Investors wanting to keep taxes to a minimum may want to carefully consider the benefits of municipal bond funds, which are free of federal taxes and possibly free of state taxes (if the bond fund holds bonds within the state of the taxpayer's primary residence). Here we'll highlight municipal bond funds that hold bonds from all around the country. This will help maximize the potential for greater long-term returns and possibly higher yields.

      • Vanguard High Yield Tax Exempt (VWAHX): Investors looking for a low-cost municipal bond fund that offers a smart balance of yield and return will like what they see in VWAHX. Not only does VWAHX seek to hold high-yielding bonds but it also has historically beaten over 95 percent of high-yield bond funds for 3-, 5-, 10- and 15-year returns. Combine that yield and performance with low expenses of 0.2 percent and a reasonable initial investment of $3,000, and you get one of the best no-load municipal bond funds in the mutual fund universe.
      • T. Rowe Price Tax-Free High Yield (PRFHX): For those investors who want a bit more yield without too much added price risk, PRFHX is a solid choice. Although the fund does hold the riskier high-yield bonds, it doesn't allocate as much to this junk bond area as the average high-yield bond fund. And the tax-free status of the municipal bonds makes this fund more attractive for those needing a tax-efficient fund for their taxable account. PRFHX has a low expense ratio of 0.69 percent and a minimum initial investment of $2,500.
      • USAA Tax-Exempt Intermediate-Term (USATX): If you want to add a highly rated, well-managed municipal bond fund to your portfolio, USATX is an outstanding fund to consider. A core feature of this five-star fund is the management team which has been in place since the 1990's, which is a long time in the mutual fund industry. This experience has yielded above-average performance compared to other funds in the tax-exempt mutual fund category. The expense ratio is far below average at 0.55 percent and the minimum initial investment for USATX is $3,000.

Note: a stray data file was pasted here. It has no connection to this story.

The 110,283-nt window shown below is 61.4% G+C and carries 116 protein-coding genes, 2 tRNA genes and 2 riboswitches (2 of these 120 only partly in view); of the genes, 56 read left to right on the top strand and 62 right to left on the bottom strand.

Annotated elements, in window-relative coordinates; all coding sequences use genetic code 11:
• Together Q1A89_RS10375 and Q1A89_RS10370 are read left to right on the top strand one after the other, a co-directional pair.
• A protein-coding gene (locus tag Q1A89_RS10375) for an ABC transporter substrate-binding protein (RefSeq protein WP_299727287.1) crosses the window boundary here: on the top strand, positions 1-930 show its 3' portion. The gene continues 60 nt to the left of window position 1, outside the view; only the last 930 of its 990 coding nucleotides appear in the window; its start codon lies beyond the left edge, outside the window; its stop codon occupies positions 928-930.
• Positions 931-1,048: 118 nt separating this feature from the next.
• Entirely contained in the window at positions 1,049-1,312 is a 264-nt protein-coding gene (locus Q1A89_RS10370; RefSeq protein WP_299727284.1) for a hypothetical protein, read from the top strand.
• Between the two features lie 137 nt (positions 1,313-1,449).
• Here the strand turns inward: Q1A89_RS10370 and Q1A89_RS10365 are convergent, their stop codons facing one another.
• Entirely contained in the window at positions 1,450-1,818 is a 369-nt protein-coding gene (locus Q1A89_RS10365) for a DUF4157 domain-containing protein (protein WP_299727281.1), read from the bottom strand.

A Few More Words About Finding the Best Bond Funds for You

      While this list of bond funds does highlight some of the best you can buy in the fixed income universe, you can always go out and do some research of your own. Or, you may want to double-check the quality of these funds for yourself and do a bit of extra homework to be sure they are suitable for your risk tolerance and long-term investment goals.

      When searching for the best bond funds for long-term returns, you can all but ignore the yields and focus more on the 5-, 10- and 15-year returns for an idea (not a guarantee) of how the fund might perform over the next decade or so.

      When searching for the best bond funds for income, you'll want to look at the 30-Day SEC Yield, which refers to a yield calculation that is based on the 30-day period ending on the last day of the previous month. The yield figure reflects the dividends and interest earned during the period, after the deduction of the fund's expenses.

      Another common purpose for investing in bond funds is diversification. Bond prices move in the opposite direction as interest rates. So when the Federal Reserve Board signals that it will lower their interest rate charged to banks, the prices for bonds usually go higher. And the Fed usually lowers rates when the economy is weak.

      Therefore bond mutual funds can perform well when the economy and the stock market are not. For this reason, many investors like to include bond funds in their portfolios to provide more balance and stability when their stock mutual funds may be falling in price.

      Also be sure to remember that bond funds can lose value. Some investors may have heard that bonds and bond funds are lower in market risk than stocks. This is generally true, but it would be a false statement to say that bond funds are "safe" or "guaranteed."

      Bond funds are generally lower in market risk than stocks, and bonds can rise in value even as stocks decline, but the best use of bond funds is to use them in combination with stocks funds for a diversified portfolio of mutual funds.

      The Balance does not provide tax, investment, or financial services and advice. The information is being presented without consideration of the investment objectives, risk tolerance or financial circumstances of any specific investor and might not be suitable for all investors. Past performance is not indicative of future results. Investing involves risk including the possible loss of principal.